Academy of American Poets
View Cart | Log In 
Subscribe | More Info 
Find a Poet or Poem
Advanced Search >
ABOUT THE AUTHOR
Rudyard Kipling
Joseph Rudyard Kipling was born December 30, 1865, in Bombay, India, to...
More >
Want more poems?
Subscribe to our
Poem-A-Day emails.
FURTHER READING
Carpe Diem
A Shropshire Lad, II
by A. E. Housman
As You Like It, Act II, Scene VII [All the world's a stage]
by William Shakespeare
Three Airs for the Beggar’s Opera, Air XXII
by John Gay
Twelfth Night, Act II, Scene III [O Mistress mine, where are you roaming?]
by William Shakespeare
A Psalm of Life
by Henry Wadsworth Longfellow
A Song On the End of the World
by Czeslaw Milosz
Another Song [Are they shadows that we see?]
by Samuel Daniel
Anything Can Happen
by Seamus Heaney
Archaic Torso of Apollo
by Rainer Maria Rilke
Barter
by Sara Teasdale
Be Drunk
by Charles Baudelaire
Carpe Diem: Poems for Making the Most of Time
Daphnis and Chloe
by Haniel Long
Days
by Ralph Waldo Emerson
Dreams
by Langston Hughes
Exact
by Rae Armantrout
First Fig
by Edna St. Vincent Millay
I Have News for You
by Tony Hoagland
I saw a man pursuing the horizon
by Stephen Crane
I tie my Hat—I crease my Shawl (443)
by Emily Dickinson
Live Blindly and Upon the Hour
by Trumbull Stickney
My life closed twice before its close (96)
by Emily Dickinson
My life has been the poem I would have writ
by Henry David Thoreau
O Me! O Life!
by Walt Whitman
O, Gather Me the Rose
by William Ernest Henley
Refresh. Refresh. Refresh.
by Noah Eli Gordon
Song of Myself, III
by Walt Whitman, read by Lucille Clifton
Song to Celia
by Ben Jonson
Thanatopsis
by William Cullen Bryant
the gate
by Tadeusz Różewicz
The Layers
by Stanley Kunitz
The Road Not Taken
by Robert Frost
To His Coy Mistress
by Andrew Marvell
To Rosa
by Abraham Lincoln
To the Virgins, to Make Much of Time
by Robert Herrick
Vitae Summa Brevis Spem Nos Vetat Incohare Longam
by Ernest Dowson
We live in deeds, not years; in thoughts, not breaths
by Philip James Bailey
When I consider every thing that grows (Sonnet 15)
by William Shakespeare
You Can't Have It All
by Barbara Ras
Poems For Graduation
As You Like It, Act II, Scene VII [All the world's a stage]
by William Shakespeare
Beyond the Years
by Paul Laurence Dunbar
Dreams
by Langston Hughes
First Gestures
by Julia Spicher Kasdorf
Friends, I Will Not Cease
by Vachel Lindsay
Invictus
by William Ernest Henley
Knows how to forget! (433)
by Emily Dickinson
My Heart Leaps Up
by William Wordsworth
The Character of a Happy Life
by Sir Henry Wotton
The Choir Invisible
by George Eliot
The Graduate Leaving College
by George Moses Horton
The Road Not Taken
by Robert Frost
The Writer
by Richard Wilbur
Today We Make the Poet's Words Our Own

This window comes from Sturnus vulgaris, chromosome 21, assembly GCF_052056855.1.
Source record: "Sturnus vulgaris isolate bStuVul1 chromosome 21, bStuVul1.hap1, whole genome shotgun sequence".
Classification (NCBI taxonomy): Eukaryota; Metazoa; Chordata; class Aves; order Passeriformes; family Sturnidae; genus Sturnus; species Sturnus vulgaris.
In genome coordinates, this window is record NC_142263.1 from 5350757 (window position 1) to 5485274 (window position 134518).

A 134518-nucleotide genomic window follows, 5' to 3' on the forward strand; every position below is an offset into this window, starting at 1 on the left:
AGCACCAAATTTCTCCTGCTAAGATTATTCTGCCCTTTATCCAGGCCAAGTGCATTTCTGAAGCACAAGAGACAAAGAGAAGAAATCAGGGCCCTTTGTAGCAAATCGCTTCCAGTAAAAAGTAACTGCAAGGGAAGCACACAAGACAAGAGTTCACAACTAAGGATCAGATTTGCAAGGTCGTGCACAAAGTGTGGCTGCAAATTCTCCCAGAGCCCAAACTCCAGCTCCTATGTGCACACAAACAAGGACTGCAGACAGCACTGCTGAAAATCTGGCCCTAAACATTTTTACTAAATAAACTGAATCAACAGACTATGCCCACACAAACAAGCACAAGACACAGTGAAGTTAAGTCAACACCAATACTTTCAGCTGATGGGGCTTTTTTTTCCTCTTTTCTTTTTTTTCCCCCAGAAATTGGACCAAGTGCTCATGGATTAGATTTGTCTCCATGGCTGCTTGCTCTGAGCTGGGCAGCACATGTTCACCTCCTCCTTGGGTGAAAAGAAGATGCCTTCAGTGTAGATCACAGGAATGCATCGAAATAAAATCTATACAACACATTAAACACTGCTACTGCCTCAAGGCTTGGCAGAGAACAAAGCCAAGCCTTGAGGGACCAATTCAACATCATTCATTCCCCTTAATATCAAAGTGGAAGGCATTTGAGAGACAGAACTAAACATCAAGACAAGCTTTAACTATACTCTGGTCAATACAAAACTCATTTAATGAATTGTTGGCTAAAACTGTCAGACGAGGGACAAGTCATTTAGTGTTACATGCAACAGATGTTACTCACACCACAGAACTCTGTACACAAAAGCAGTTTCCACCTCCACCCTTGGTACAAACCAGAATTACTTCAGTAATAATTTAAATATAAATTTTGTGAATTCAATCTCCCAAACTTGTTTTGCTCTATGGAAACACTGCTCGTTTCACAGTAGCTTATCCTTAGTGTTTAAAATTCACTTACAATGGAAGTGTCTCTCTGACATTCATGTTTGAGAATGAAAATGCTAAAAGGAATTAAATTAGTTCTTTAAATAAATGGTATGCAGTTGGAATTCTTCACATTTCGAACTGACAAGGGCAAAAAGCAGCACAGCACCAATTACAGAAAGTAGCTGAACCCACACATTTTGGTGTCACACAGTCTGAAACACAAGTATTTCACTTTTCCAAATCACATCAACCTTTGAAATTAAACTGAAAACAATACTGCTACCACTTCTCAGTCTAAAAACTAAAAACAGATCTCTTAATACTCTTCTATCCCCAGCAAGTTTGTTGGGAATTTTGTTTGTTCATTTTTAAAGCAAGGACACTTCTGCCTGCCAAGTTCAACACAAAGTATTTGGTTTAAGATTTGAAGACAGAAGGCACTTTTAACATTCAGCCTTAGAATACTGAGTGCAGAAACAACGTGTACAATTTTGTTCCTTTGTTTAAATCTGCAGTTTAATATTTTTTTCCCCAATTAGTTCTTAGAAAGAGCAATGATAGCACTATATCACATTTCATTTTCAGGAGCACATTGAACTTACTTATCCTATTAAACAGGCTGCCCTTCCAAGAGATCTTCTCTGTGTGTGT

by Henry Wadsworth Longfellow
Up-Hill
by Christina Rossetti
Related Prose
Graduation Poems
Serious Play: Reading Poetry with Children
Related Pages
Animated Poems
Sponsor a Poet Page | Add to Notebook | Email to Friend | Print

If—

 
by Rudyard Kipling

If you can keep your head when all about you
   Are losing theirs and blaming it on you;
If you can trust yourself when all men doubt you,
   But make allowance for their doubting too;
If you can wait and not be tired by waiting,
   Or, being lied about, don't deal in lies,
Or, being hated, don't give way to hating,
   And yet don't look too good, nor talk too wise;

If you can dream--and not make dreams your master;
   If you can think--and not make thoughts your aim;
If you can meet with triumph and disaster
   And treat those two impostors just the same;
If you can bear to hear the truth you've spoken
   Twisted by knaves to make a trap for fools,
Or watch the things you gave your life to broken,
   And stoop and build 'em up with wornout tools;

If you can make one heap of all your winnings
   And risk it on one turn of pitch-and-toss,
And lose, and start again at your beginnings
   And never breathe a word about your loss;
If you can force your heart and nerve and sinew
   To serve your turn long after they are gone,
And so hold on when there is nothing in you
   Except the Will which says to them: "Hold on";

If you can talk with crowds and keep your virtue,
   Or walk with kings--nor lose the common touch;
If neither foes nor loving friends can hurt you;
   If all men count with you, but none too much;
If you can fill the unforgiving minute
With sixty seconds' worth of distance run--
   Yours is the Earth and everything that's in it,
And--which is more--you'll be a Man, my son!









About "If—"

In a 1995 BBC opinion poll, "If—" was voted the United Kingdom's favorite poem. During his lifetime, even Kipling started to resent the poem's popularity, saying it had been "anthologised to weariness."
Larger TypeLarger Type | Home | Help | Contact Us | Privacy Policy Copyright © 1997 - 2014 by Academy of American Poets.